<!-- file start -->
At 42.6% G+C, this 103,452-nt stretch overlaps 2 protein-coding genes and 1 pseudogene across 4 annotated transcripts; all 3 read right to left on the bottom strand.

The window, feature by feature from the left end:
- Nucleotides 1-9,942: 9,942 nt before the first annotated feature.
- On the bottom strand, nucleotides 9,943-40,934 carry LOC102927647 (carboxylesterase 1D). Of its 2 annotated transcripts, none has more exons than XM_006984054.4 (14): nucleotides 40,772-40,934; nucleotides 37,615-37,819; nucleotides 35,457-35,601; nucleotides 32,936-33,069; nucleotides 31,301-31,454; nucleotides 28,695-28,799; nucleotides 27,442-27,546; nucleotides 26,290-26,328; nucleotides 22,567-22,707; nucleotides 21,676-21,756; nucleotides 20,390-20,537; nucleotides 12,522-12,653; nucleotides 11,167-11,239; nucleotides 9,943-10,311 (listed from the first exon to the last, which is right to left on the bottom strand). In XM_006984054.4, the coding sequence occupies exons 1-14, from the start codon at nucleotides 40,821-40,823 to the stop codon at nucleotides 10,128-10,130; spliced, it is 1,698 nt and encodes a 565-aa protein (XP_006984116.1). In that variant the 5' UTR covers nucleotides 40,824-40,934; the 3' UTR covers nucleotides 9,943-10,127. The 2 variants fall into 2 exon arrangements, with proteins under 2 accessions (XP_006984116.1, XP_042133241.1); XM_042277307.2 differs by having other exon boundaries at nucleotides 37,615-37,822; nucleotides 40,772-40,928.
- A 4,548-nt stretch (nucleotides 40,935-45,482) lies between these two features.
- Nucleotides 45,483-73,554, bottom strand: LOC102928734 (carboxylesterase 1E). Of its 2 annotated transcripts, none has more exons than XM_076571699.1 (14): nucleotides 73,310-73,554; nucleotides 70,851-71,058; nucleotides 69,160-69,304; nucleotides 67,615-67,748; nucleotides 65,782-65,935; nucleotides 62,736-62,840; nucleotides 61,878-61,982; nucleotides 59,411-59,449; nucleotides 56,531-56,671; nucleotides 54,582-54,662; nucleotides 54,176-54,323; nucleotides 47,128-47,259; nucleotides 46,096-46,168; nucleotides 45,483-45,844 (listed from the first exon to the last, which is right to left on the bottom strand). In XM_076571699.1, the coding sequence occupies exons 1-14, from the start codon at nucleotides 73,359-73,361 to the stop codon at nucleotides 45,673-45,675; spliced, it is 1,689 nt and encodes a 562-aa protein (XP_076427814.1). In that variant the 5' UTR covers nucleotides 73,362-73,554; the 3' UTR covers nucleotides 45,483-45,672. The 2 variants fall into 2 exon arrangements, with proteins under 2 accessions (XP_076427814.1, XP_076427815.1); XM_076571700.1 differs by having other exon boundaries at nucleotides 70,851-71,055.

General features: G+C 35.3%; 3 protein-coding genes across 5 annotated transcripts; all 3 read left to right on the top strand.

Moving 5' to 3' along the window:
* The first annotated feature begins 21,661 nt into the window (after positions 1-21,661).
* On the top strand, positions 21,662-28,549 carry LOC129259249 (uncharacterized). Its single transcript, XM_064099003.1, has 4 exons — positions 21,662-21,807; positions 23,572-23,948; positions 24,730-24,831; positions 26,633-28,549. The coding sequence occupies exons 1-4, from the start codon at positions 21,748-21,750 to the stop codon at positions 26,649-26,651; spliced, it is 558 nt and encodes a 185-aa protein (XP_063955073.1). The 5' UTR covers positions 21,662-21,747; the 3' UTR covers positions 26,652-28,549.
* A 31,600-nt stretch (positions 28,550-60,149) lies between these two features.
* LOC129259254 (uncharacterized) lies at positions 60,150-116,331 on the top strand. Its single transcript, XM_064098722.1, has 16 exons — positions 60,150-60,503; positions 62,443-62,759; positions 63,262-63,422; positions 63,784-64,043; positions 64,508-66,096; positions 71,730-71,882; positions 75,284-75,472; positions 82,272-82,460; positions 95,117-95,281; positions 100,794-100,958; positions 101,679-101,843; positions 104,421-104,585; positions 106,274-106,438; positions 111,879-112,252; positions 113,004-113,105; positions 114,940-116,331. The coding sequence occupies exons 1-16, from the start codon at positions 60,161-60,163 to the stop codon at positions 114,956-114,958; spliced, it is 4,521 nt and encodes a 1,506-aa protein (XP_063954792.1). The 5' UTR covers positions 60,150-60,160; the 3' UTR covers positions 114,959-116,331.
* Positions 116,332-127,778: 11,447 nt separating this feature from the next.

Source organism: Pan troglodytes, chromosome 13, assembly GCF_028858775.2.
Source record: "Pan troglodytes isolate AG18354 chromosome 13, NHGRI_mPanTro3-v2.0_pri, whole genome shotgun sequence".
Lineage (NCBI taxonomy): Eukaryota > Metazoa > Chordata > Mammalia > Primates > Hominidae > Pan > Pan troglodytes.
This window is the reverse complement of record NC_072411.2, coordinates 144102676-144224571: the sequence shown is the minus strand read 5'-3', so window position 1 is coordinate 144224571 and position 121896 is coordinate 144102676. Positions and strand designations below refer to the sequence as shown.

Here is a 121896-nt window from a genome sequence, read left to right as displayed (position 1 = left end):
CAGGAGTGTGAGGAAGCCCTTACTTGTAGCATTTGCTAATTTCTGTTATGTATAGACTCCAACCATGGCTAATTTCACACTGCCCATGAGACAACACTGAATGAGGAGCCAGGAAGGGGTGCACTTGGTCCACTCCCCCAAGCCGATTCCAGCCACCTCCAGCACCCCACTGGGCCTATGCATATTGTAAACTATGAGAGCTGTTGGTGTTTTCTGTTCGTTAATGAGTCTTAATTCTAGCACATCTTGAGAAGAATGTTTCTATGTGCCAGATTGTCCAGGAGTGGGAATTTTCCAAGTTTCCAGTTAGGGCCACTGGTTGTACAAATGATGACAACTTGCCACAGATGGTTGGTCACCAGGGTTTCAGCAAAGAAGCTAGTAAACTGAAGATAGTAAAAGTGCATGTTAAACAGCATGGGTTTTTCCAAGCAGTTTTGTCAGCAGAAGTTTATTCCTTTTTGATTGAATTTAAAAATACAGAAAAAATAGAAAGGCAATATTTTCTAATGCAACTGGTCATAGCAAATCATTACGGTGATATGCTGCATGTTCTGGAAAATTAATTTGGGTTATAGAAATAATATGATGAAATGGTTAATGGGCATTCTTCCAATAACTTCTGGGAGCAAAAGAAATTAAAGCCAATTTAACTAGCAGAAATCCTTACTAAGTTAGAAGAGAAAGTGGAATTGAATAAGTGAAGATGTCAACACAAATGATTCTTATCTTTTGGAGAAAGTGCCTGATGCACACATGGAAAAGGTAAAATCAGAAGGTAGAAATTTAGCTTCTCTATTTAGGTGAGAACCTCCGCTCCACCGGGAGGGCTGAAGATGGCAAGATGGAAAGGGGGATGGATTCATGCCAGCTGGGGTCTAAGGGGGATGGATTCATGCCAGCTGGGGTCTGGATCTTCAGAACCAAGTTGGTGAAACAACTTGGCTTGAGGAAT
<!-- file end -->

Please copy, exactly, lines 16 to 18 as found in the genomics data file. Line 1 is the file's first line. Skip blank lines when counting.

Lineage (NCBI taxonomy): Eukaryota > Metazoa > Chordata > Mammalia > Primates > Hominidae > Pan > Pan troglodytes.
This window is the reverse complement of record NC_072411.2, coordinates 144102676-144224571: the sequence shown is the minus strand read 5'-3', so window position 1 is coordinate 144224571 and position 121896 is coordinate 144102676. Positions and strand designations below refer to the sequence as shown.

Here is a 121896-nt window from a genome sequence, read left to right as displayed (position 1 = left end):